Althea Duersten, a 16-year-employee of the bank, was Drew's right hand in New York, with Achilles Macris filling a similar role across the Atlantic Ocean in London. The duo began bickering over the breadth of risk being undertaken: To put it in Freudian terms, Duersten functioned as the superego and Macris as the id. Shouting matches and bickering over employees ensued.
"The strife distracted everyone because no one could push back," one current JPMorgan trader said. "I think everything spiraled because of the personality issues."
Drew returned to her job, but in a slightly more reserved manner. Gone were the hands-on morning sessions with traders. She physically distanced herself from the chief investment office, leaving her old digs one floor above the trading desk behind for an office on the 48th floor of JPMorgan's headquarters with the rest of the company's senior executives. Then the final constraint on Macris' ambition left.
Duersten retired last year, leading to the installment of Irene Tse, a former employee at the hedge fund Duquesne Capital Management. Still new to the company, Tse reportedly avoided causing a stir as she navigated her way through a new job. Macris, with a weakened and distant boss and no Duersten to battle, reportedly unleashed his traders, which led to more complex deals that were increasingly difficult to escape.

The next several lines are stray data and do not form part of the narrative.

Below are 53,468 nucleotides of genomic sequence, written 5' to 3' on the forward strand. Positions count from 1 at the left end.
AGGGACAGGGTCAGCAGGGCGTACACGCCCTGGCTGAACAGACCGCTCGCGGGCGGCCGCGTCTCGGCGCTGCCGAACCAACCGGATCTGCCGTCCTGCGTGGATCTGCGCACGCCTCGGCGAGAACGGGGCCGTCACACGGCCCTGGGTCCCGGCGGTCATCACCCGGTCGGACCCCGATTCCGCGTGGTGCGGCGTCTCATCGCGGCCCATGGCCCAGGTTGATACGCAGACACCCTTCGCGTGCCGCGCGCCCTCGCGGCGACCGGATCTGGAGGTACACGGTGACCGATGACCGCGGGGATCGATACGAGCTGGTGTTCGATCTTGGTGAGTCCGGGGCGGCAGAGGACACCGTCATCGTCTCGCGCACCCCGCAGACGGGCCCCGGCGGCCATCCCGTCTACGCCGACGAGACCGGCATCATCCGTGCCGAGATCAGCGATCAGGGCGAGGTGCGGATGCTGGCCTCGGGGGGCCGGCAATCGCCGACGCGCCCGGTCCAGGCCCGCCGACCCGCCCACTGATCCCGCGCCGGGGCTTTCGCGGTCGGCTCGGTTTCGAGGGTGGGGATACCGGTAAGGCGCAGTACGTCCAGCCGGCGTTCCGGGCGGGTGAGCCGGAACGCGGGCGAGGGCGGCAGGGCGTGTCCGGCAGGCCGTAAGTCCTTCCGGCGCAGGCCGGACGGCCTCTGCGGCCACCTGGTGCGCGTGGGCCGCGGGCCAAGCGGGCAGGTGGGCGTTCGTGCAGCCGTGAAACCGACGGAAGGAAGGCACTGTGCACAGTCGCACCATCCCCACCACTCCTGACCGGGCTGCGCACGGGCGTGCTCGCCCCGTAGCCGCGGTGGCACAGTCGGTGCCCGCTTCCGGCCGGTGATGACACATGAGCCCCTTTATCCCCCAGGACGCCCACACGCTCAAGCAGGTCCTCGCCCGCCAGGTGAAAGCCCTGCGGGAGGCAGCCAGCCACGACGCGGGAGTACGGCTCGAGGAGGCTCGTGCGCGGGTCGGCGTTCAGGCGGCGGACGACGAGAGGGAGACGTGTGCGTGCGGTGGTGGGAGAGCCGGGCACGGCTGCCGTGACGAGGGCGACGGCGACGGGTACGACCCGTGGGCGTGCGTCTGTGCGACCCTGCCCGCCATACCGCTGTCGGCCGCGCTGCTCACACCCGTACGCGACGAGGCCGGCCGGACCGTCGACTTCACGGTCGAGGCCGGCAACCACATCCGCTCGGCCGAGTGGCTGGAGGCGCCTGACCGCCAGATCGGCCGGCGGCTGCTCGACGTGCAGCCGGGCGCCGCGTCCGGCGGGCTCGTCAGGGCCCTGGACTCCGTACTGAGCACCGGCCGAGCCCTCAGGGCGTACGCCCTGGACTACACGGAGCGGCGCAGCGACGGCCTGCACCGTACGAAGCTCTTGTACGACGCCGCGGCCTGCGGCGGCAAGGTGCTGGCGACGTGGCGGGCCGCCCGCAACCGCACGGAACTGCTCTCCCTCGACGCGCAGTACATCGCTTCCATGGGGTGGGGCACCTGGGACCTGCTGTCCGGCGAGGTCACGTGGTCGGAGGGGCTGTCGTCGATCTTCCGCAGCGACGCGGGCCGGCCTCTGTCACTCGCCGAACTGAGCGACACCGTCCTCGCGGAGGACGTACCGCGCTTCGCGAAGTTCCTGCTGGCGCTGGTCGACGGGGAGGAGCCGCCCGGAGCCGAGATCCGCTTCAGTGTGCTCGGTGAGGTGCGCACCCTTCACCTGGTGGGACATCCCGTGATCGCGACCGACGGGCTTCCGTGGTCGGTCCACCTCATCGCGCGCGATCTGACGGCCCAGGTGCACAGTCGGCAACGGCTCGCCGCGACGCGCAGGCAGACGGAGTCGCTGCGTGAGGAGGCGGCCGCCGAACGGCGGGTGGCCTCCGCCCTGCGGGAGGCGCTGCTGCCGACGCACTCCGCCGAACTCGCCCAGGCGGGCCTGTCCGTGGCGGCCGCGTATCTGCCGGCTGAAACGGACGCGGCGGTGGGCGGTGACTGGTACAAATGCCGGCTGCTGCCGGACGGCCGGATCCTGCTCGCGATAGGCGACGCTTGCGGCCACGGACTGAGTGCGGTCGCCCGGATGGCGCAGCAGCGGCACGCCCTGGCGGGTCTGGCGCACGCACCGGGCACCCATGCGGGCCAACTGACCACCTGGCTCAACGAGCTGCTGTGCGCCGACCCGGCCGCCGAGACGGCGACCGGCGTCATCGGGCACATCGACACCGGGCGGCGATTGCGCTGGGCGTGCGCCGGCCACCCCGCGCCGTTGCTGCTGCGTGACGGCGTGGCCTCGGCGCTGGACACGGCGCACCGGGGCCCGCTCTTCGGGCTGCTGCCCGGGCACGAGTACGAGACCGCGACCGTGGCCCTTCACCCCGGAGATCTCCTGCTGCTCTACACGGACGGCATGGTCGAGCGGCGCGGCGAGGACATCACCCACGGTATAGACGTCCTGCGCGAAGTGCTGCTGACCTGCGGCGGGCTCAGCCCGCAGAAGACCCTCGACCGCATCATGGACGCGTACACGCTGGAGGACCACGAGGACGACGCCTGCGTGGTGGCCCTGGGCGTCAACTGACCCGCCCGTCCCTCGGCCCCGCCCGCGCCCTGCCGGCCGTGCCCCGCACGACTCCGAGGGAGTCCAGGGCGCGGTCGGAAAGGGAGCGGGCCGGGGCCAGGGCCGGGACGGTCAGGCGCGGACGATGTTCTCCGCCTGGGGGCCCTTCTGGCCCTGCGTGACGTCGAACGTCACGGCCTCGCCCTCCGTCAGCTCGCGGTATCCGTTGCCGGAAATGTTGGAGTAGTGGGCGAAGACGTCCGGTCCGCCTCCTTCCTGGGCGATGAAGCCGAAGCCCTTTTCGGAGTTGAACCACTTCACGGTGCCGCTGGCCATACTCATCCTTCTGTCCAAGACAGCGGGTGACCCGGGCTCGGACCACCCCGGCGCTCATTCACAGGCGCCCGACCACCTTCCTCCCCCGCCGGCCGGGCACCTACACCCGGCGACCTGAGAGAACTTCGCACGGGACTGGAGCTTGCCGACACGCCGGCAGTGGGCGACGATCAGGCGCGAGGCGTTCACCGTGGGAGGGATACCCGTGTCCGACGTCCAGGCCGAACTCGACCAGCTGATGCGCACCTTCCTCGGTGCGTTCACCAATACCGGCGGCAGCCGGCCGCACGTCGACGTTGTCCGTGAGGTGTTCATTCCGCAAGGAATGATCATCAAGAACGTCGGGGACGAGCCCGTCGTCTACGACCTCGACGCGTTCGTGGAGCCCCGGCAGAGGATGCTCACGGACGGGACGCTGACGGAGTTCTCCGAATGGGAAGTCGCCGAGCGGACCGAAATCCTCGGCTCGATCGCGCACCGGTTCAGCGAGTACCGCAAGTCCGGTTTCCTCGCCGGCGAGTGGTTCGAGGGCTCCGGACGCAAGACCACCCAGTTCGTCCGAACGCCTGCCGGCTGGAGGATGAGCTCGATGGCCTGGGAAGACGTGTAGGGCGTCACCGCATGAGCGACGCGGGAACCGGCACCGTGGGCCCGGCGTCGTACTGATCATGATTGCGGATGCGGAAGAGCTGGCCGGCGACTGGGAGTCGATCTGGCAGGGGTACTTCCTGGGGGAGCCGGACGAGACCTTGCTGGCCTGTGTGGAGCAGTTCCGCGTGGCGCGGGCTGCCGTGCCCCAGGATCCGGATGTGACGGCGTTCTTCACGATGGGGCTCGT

Macris supposedly dropped risk-control caps that forced JPMorgan traders to bail out of any position that cost the company more than $20 million, according to the Journal. Dimon was wholly unaware of the policy change, blinded by goodwill and trust.
Enter Bruno Iksil, the now-infamous London Whale, who took on massive positions within credit markets.
"No one could sufficiently push back against Achilles, so he and Bruno could do what they wanted," one former trader said.
Both Marcis and Iksil are still employed by JPMorgan, although these is skepticism over the duration of their future tenures.
Bad Investments Come Home To Roost